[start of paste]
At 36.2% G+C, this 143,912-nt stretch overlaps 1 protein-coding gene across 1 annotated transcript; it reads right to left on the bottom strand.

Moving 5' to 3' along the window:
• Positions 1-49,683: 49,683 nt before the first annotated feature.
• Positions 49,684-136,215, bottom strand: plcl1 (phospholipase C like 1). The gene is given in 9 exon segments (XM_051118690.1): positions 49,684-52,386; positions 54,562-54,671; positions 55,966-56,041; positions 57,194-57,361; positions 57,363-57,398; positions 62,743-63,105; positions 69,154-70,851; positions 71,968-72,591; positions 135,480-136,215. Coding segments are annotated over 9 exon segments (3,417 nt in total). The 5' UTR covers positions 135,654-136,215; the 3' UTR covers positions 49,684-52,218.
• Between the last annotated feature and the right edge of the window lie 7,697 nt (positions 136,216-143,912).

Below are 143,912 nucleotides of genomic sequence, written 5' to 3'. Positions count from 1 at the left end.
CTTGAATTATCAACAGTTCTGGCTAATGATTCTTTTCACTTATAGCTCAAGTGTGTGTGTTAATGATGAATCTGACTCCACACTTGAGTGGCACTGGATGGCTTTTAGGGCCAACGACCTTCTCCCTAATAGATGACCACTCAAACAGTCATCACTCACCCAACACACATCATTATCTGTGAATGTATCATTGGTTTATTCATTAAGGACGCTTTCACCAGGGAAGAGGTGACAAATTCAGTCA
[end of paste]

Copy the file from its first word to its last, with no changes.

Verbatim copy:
At 36.2% G+C, this 143,912-nt stretch overlaps 1 protein-coding gene across 1 annotated transcript; it reads right to left on the bottom strand.

Moving 5' to 3' along the window:
• Positions 1-49,683: 49,683 nt before the first annotated feature.
• Positions 49,684-136,215, bottom strand: plcl1 (phospholipase C like 1). The gene is given in 9 exon segments (XM_051118690.1): positions 49,684-52,386; positions 54,562-54,671; positions 55,966-56,041; positions 57,194-57,361; positions 57,363-57,398; positions 62,743-63,105; positions 69,154-70,851; positions 71,968-72,591; positions 135,480-136,215. Coding segments are annotated over 9 exon segments (3,417 nt in total). The 5' UTR covers positions 135,654-136,215; the 3' UTR covers positions 49,684-52,218.
• Between the last annotated feature and the right edge of the window lie 7,697 nt (positions 136,216-143,912).

Below are 143,912 nucleotides of genomic sequence, written 5' to 3'. Positions count from 1 at the left end.
CTTGAATTATCAACAGTTCTGGCTAATGATTCTTTTCACTTATAGCTCAAGTGTGTGTGTTAATGATGAATCTGACTCCACACTTGAGTGGCACTGGATGGCTTTTAGGGCCAACGACCTTCTCCCTAATAGATGACCACTCAAACAGTCATCACTCACCCAACACACATCATTATCTGTGAATGTATCATTGGTTTATTCATTAAGGACGCTTTCACCAGGGAAGAGGTGACAAATTCAGTCA